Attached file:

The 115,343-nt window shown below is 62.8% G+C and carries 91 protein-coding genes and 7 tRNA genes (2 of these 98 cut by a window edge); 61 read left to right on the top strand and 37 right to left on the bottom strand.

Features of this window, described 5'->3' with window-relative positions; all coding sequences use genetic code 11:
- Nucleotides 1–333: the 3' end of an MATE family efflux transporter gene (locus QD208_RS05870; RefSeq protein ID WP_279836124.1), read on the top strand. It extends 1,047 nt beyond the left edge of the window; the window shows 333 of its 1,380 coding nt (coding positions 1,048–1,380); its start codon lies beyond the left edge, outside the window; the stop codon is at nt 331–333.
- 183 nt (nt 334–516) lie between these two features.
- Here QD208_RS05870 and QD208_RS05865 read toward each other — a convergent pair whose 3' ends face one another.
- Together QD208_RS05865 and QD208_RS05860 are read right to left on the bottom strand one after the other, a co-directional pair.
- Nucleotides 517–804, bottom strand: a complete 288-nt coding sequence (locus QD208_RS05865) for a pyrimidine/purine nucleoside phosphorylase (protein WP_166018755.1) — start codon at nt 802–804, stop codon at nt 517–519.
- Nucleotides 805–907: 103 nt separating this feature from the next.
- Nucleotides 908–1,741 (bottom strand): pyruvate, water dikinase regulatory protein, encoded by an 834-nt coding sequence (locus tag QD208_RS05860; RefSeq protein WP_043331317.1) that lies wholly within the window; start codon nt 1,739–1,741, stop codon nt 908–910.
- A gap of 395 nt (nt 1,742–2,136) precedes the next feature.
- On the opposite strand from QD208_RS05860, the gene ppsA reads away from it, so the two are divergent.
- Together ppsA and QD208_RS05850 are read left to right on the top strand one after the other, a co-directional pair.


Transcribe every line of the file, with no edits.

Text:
The 115,343-nt window shown below is 62.8% G+C and carries 91 protein-coding genes and 7 tRNA genes (2 of these 98 cut by a window edge); 61 read left to right on the top strand and 37 right to left on the bottom strand.

Features of this window, described 5'->3' with window-relative positions; all coding sequences use genetic code 11:
- Nucleotides 1–333: the 3' end of an MATE family efflux transporter gene (locus QD208_RS05870; RefSeq protein ID WP_279836124.1), read on the top strand. It extends 1,047 nt beyond the left edge of the window; the window shows 333 of its 1,380 coding nt (coding positions 1,048–1,380); its start codon lies beyond the left edge, outside the window; the stop codon is at nt 331–333.
- 183 nt (nt 334–516) lie between these two features.
- Here QD208_RS05870 and QD208_RS05865 read toward each other — a convergent pair whose 3' ends face one another.
- Together QD208_RS05865 and QD208_RS05860 are read right to left on the bottom strand one after the other, a co-directional pair.
- Nucleotides 517–804, bottom strand: a complete 288-nt coding sequence (locus QD208_RS05865) for a pyrimidine/purine nucleoside phosphorylase (protein WP_166018755.1) — start codon at nt 802–804, stop codon at nt 517–519.
- Nucleotides 805–907: 103 nt separating this feature from the next.
- Nucleotides 908–1,741 (bottom strand): pyruvate, water dikinase regulatory protein, encoded by an 834-nt coding sequence (locus tag QD208_RS05860; RefSeq protein WP_043331317.1) that lies wholly within the window; start codon nt 1,739–1,741, stop codon nt 908–910.
- A gap of 395 nt (nt 1,742–2,136) precedes the next feature.
- On the opposite strand from QD208_RS05860, the gene ppsA reads away from it, so the two are divergent.
- Together ppsA and QD208_RS05850 are read left to right on the top strand one after the other, a co-directional pair.